Provides supplemental heating assistance for a household’s primary source of heat. To apply, call the Human Resource Council at 728-3710 or walk in from 8:30 a.m. to 5 p.m. Located at 1801 S. Higgins Ave.

Energy Share
Helps households facing an immediate energy emergency when they have exhausted all other resources. Energy Share can help households who have used up their energy assistance benefit or do not qualify for LIEAP. To apply, call the Human Resource Council at 728-3710 or walk in during business hours.

Missoula Electric Cooperative
Furloughed employees should contact billing department at 541-4433 to discuss payment options.

Missoula Water
Offers a monthly credit to LIEAP-eligible households. Complete a request form at the Human Resource Council, 1801 S. Higgins Ave.

Salvation Army Winter Shelter Program
Helps with rent for individuals and families who are at risk of being evicted. Call 549-0710 to make an appointment.

Grocery assistance

Those needing assistance with grocery costs during the shutdown can access the following programs and services:

Missoula Food Bank
No criteria or questions. Those in need of food should go to 1720 Wyoming St.

WIC
Call 258-4740 and state that you are furloughed employee; month by month eligibility; based on family income.

SNAP
Provides supplemental food assistance to individuals and families with qualifying incomes.

Other assistance

Partnership Health Center
Provides integrated primary care health services to the public including medical and dental care, behavioral health counseling, pharmacy and a lab. Offers a sliding fee scale for those with and without insurance.

Human Resource Council/2-1-1
Provides general information and resources for those affected by the shutdown online at http://211.org/services/govshutdown.

Is your organization offering a service or other benefit to furloughed workers? Let us know by filling out the Community Services for Furloughed Workers form.

New Seeley ice rink, other county parks benefit from Matching Grants Program

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PHOTO: Betty Vanderwielen, Seeley-Swan Pathfinder

On the otherwise sleepy Saturday between Christmas and New Year’s, around 200 kiddos and their families laced up skates and took to the ice – slipping, falling and, eventually, gliding – during the grand opening of a new open-air rink in Seeley Lake.

The event served as the community’s introduction to the ice rink, which has been in the works for about a year. Located at the elementary school’s athletic fields, it’ll provide a new way for families and others to get out and about during long Montana winters.

“Kids here don’t have as much opportunity to be active during the winter months,” says Garry Swain, a board member of the Regional Outdoor Center for Kinetic Sports (ROCKS), which spearheaded the project. “This gives them another outlet to get down there and just have a ball, for free.”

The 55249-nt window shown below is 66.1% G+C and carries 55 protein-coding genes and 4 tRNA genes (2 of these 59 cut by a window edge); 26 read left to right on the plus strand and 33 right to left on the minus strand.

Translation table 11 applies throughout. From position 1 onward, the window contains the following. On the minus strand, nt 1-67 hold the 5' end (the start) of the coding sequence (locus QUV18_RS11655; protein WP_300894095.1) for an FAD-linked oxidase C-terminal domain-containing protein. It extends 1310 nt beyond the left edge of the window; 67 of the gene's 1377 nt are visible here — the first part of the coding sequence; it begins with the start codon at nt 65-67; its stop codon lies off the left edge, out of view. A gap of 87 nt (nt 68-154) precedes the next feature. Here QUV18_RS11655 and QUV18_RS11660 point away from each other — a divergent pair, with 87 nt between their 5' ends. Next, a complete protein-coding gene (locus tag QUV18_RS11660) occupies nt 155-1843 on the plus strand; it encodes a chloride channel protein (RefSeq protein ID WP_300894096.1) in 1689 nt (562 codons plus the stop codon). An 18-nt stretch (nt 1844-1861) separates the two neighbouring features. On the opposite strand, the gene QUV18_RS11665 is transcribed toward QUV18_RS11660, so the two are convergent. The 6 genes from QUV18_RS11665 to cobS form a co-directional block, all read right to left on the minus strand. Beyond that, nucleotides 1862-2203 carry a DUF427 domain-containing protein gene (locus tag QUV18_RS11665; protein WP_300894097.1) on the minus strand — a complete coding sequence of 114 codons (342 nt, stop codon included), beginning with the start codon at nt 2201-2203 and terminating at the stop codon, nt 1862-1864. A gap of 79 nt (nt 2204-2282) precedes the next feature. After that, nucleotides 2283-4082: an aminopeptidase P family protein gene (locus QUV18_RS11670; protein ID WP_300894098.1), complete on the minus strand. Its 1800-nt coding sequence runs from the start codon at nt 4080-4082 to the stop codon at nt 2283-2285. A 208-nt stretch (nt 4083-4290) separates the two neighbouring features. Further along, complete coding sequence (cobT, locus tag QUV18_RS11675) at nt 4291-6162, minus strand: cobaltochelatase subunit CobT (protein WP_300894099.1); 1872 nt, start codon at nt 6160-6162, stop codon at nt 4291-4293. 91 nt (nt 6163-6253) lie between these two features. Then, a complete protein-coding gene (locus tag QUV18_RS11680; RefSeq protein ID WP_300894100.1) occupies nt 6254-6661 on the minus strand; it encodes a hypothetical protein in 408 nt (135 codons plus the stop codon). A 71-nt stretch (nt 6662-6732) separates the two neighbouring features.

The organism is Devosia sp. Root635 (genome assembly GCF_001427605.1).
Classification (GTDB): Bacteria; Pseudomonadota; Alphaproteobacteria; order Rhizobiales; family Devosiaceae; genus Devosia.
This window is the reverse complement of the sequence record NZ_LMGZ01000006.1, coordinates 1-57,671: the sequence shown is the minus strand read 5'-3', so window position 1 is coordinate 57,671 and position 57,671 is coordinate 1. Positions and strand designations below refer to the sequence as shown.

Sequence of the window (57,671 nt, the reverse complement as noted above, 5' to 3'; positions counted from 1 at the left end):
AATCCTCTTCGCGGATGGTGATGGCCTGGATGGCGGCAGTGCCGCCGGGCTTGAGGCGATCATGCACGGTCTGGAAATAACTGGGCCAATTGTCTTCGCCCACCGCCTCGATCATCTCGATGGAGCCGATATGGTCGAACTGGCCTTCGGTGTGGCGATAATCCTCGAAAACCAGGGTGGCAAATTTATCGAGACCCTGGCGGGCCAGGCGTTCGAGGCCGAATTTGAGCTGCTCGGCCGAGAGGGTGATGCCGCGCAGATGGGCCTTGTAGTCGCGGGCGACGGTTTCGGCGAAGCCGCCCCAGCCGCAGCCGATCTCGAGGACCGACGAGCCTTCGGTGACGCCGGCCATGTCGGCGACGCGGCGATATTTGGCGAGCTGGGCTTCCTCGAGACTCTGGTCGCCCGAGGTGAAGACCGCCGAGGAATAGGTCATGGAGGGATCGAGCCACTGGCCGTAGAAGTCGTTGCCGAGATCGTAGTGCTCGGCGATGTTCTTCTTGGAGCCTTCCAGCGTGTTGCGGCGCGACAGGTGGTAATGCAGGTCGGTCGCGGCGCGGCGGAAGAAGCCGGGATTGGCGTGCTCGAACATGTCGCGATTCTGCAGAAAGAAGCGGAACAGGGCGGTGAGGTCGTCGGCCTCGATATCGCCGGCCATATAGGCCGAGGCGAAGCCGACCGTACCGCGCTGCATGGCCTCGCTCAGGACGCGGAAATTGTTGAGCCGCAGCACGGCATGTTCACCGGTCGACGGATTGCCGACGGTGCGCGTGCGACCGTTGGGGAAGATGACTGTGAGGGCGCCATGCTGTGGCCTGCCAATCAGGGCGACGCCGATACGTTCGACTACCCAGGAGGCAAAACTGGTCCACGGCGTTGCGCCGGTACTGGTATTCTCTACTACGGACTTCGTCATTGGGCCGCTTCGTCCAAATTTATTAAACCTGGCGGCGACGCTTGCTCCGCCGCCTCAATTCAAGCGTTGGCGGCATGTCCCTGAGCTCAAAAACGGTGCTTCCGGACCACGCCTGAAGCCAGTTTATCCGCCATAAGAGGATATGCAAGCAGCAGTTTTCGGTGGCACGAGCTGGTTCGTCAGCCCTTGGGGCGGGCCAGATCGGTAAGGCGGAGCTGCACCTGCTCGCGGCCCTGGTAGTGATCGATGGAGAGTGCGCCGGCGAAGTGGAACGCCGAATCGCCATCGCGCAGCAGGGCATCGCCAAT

The rink will be open during daylight hours, with a crew of volunteers committed to keeping the ice clear and flooding the rink to smooth it over whenever necessary. ROCKS also keeps about 40 pairs of skates in various sizes at the rink, free for anyone to borrow.

The organization, which provided $7,000 in seed money to kick-start the project, was able to put the finishing touches on the rink, including purchasing a snow blower to help clear the ice, thanks to a $10,000 matching grant awarded by the Missoula County Parks and Trails Advisory Board.

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PHOTO: Betty Vanderwielen, Seeley-Swan Pathfinder

The Parks and Trails Matching Grants Program leverages partnerships with local nonprofits and community groups to maintain county parks and other public recreation areas. In these partnerships, the Parks and Trails Advisory Board provides planning assistance and funding, while the partner organization matches those funds through a combination of project expenses, in-kind donations and volunteer service hours.

Four other grants, which range from $1,500 to $12,000, will help fund critical capital and maintenance projects to improve parks, trails and recreation areas  in 2019:

  • $1,500 to perform maintenance on the playground and double tennis courts located in Seeley Lake Community Park (Sponsoring organization: Seeley Lake Elementary School District No. 34)
  • $12,000 to install wayfinding markers, benches and/or tables, and finance placement of portalets along the Bitterroot Trail (Bitterroot Trail Preservation Alliance)
  • $4,500 to apply weed and feed lawn treatments and install an irrigation system for the play area east of the barn at Hellgate Lions Park in Bonner (Friends of 2 Rivers)
  • $8,800 for general maintenance of East Missoula Lions Park (East Missoula Lions Club)

“Awarding the matching grants is always an exciting time of year, because we get to see what types of recreation projects county residents are prioritizing,” said Parks and Trails Coordinator John Stegmaier. “It is truly remarkable what our community partners are able to achieve through the use of these matching funds.”

Is there a park or other public recreation site in your area in need of a little TLC? The Parks and Trails Matching Grant Program could help! Applications typically become available in late August, with a mid-October deadline. You can find more details on the ins and outs of applying on the Parks and Trails website. (A quick note: Only sites outside the City of Missoula are eligible for these grants.)

ice rink 1
PHOTO: Betty Vanderwielen, Seeley-Swan Pathfinder